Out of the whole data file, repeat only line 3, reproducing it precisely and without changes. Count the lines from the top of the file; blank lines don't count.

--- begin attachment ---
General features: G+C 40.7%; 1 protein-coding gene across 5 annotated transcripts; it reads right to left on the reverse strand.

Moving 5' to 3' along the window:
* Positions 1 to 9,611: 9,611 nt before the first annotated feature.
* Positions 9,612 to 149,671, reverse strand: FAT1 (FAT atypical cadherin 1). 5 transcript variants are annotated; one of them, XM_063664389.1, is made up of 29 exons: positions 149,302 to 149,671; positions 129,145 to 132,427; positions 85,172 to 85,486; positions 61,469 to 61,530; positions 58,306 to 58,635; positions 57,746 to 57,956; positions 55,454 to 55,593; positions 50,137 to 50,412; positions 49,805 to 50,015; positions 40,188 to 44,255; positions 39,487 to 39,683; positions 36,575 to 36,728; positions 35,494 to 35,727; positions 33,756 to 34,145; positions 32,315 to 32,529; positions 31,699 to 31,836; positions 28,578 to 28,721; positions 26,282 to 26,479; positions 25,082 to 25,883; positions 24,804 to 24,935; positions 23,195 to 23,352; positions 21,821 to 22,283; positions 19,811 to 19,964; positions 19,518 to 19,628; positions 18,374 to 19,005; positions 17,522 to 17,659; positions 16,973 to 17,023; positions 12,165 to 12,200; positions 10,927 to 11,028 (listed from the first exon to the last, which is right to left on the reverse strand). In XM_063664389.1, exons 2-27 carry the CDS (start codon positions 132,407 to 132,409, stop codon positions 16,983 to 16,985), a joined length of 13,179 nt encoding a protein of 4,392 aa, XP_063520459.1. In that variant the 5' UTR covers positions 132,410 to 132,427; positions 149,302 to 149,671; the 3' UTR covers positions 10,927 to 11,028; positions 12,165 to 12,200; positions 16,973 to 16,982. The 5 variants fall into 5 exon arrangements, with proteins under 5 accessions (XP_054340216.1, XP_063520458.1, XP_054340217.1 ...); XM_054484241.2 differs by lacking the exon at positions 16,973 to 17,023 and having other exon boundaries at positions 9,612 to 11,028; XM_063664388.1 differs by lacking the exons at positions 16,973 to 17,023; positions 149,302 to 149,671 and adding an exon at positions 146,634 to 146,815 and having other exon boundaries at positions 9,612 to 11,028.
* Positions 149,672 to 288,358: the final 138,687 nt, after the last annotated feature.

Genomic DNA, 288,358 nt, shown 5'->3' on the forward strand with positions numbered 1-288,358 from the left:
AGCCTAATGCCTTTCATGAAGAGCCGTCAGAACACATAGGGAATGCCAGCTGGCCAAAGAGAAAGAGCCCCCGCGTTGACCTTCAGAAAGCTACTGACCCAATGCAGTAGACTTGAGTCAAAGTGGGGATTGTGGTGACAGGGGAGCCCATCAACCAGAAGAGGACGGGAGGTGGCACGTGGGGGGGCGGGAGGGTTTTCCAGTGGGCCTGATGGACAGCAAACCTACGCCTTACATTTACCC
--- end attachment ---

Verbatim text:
* Positions 1 to 9,611: 9,611 nt before the first annotated feature.